See also[edit]

References[edit]

  1. ^ Arpino, Patrick (1992). "Combined liquid chromatography mass spectrometry. Part III. Applications of thermospray". Mass Spectrometry Reviews 11: 3. doi:10.1002/mas.1280110103. 
  2. ^ Arpino, Patrick (1989). "Combined liquid chromatography mass spectrometry. Part I. Coupling by means of a moving belt interface". Mass Spectrometry Reviews 8: 35. doi:10.1002/mas.1280080103. 
  3. ^ Murray, Kermit K. (1997). "Coupling matrix-assisted laser desorption/ionization to liquid separations". Mass Spectrometry Reviews 16 (5): 283. doi:10.1002/(SICI)1098-2787(1997)16:5<283::AID-MAS3>3.0.CO;2-D. 
  4. ^ Hsieh, Y; Korfmacher, WA (2006). "Increasing speed and throughput when using HPLC-MS/MS systems for drug metabolism and pharmacokinetic screening". Current drug metabolism 7 (5): 479–89. doi:10.2174/138920006777697963. PMID 16787157. 
  5. ^ Covey TR, Lee ED, Henion JD (1986). "High-speed liquid chromatography/tandem mass spectrometry for the determination of drugs in biological samples". Analytical chemistry 58 (12): 2453–60. doi:10.1021/ac00125a022. PMID 3789400. 
  6. ^ Covey, TR; Crowther, JB; Dewey, EA; Henion, JD (1985). "Thermospray liquid chromatography/mass spectrometry determination of drugs and their metabolites in biological fluids". Analytical chemistry 57 (2): 474–81. doi:10.1021/ac50001a036. PMID 3977076. 
  7. ^ Wysocki VH, Resing KA, Zhang Q, Cheng G (2005). "Mass spectrometry of peptides and proteins". Methods 35 (3): 211–22. doi:10.1016/j.ymeth.2004.08.013. PMID 15722218.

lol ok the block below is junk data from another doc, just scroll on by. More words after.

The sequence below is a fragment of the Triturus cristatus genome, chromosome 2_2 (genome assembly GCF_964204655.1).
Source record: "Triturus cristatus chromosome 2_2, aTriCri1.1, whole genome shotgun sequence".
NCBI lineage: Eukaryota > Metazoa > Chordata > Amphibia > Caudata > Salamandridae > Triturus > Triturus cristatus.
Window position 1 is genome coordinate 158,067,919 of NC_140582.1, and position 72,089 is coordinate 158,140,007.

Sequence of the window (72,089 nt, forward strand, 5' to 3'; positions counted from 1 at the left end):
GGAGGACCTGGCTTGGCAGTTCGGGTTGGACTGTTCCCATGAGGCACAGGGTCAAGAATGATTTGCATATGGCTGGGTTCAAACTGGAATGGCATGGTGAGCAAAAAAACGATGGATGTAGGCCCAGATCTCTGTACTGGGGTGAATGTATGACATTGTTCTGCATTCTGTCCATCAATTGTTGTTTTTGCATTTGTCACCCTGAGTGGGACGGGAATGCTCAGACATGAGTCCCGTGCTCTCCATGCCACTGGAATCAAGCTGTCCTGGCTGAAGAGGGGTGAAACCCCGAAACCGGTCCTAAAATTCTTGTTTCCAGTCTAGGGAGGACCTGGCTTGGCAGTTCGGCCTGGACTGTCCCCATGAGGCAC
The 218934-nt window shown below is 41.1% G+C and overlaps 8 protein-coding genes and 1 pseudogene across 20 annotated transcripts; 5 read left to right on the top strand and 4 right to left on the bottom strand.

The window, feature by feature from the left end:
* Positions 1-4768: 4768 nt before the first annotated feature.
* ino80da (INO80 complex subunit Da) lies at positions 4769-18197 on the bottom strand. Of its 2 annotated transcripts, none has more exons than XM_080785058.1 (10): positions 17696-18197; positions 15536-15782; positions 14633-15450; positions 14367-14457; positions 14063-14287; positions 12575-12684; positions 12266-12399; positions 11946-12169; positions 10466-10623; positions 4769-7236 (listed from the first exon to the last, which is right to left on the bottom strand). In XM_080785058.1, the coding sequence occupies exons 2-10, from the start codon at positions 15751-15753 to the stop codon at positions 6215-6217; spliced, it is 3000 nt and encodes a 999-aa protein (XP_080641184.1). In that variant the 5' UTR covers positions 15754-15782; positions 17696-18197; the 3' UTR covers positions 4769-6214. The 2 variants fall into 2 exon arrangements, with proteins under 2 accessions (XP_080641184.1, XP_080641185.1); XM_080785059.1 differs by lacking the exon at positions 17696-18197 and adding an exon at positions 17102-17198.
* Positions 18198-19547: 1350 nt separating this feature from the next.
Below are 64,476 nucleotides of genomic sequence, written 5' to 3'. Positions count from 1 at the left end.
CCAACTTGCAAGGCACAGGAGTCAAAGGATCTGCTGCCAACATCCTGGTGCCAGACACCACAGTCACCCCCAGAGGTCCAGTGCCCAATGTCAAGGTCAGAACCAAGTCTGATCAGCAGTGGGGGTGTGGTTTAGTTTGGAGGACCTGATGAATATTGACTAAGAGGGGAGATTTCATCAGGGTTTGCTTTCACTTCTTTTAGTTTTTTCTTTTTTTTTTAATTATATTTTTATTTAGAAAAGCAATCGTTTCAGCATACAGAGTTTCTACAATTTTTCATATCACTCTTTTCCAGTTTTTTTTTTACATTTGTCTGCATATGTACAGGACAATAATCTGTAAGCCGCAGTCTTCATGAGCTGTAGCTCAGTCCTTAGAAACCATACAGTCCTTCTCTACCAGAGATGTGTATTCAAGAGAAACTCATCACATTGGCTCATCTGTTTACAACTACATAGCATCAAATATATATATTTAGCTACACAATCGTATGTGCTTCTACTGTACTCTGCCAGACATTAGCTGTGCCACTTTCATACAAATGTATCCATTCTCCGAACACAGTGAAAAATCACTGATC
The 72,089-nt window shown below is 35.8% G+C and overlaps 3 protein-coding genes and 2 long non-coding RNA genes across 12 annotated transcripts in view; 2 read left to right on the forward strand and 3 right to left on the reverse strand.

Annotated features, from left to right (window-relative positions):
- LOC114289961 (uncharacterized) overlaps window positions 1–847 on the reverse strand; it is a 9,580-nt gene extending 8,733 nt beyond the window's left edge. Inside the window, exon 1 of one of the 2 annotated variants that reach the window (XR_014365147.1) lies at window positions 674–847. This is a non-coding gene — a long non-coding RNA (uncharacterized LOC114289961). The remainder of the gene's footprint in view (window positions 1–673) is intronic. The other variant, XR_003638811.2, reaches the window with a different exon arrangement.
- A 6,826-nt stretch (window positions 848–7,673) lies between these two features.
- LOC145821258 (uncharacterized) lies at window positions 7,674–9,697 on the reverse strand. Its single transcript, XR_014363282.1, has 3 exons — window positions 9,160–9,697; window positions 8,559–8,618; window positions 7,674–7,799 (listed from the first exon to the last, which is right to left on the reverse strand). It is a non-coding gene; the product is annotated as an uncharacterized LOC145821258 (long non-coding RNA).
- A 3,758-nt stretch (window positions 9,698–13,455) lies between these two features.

8. ^ Stobiecki, M.; Skirycz, A.; Kerhoas, L.; Kachlicki, P.; Muth, D.; Einhorn, J.; Mueller-Roeber, B. (2006). "Profiling of phenolic glycosidic conjugates in leaves of Arabidopsis thaliana using LC/MS". Metabolomics 2 (4): 197. doi:10.1007/s11306-006-0031-5. 
  9. ^ Lee, Mike S.; Kerns, Edward H. (1999). "LC/MS applications in drug development". Mass Spectrometry Reviews 18 (3–4): 187–279. doi:10.1002/(SICI)1098-2787(1999)18:3/4<187::AID-MAS2>3.0.CO;2-K. PMID 10568041. 

Bibliography[edit]

  • Thurman, E. M.; Ferrer, Imma (2003). Liquid chromatography/mass spectrometry, MS/MS and time of flight MS: analysis of emerging contaminants. Columbus, OH: American Chemical Society. ISBN 0-8412-3825-1. 
  • Ferrer, Imma; Thurman, E. M. (2009). Liquid chromatography-Time of Flight Mass Spectrometry: Principles, Tools and Applications for Accurate Mass Analysis. New York, NJ: Wiley. ISBN 978-0-470-13797-0. 
  • Ardrey, R. E.; Ardrey, Robert (2003). Liquid chromatography-mass spectrometry: an introduction. London: J. Wiley. ISBN 0-471-49801-7. 
  • McMaster, Marvin C. (2005). LC/MS: a practical user's guide. New York: John Wiley. ISBN 0-471-65531-7. 
  • Wilfried M.A. Niessen, Wilfried M. Niessen (2006). Liquid Chromatography-Mass Spectrometry, Third Edition (Chromatographic Science). Boca Raton: CRC. ISBN 0-8247-4082-3. 
  • Yergey, Alfred L. (1990). Liquid chromatography/mass spectrometry: techniques and applications. New York: Plenum Press. ISBN 0-306-43186-6.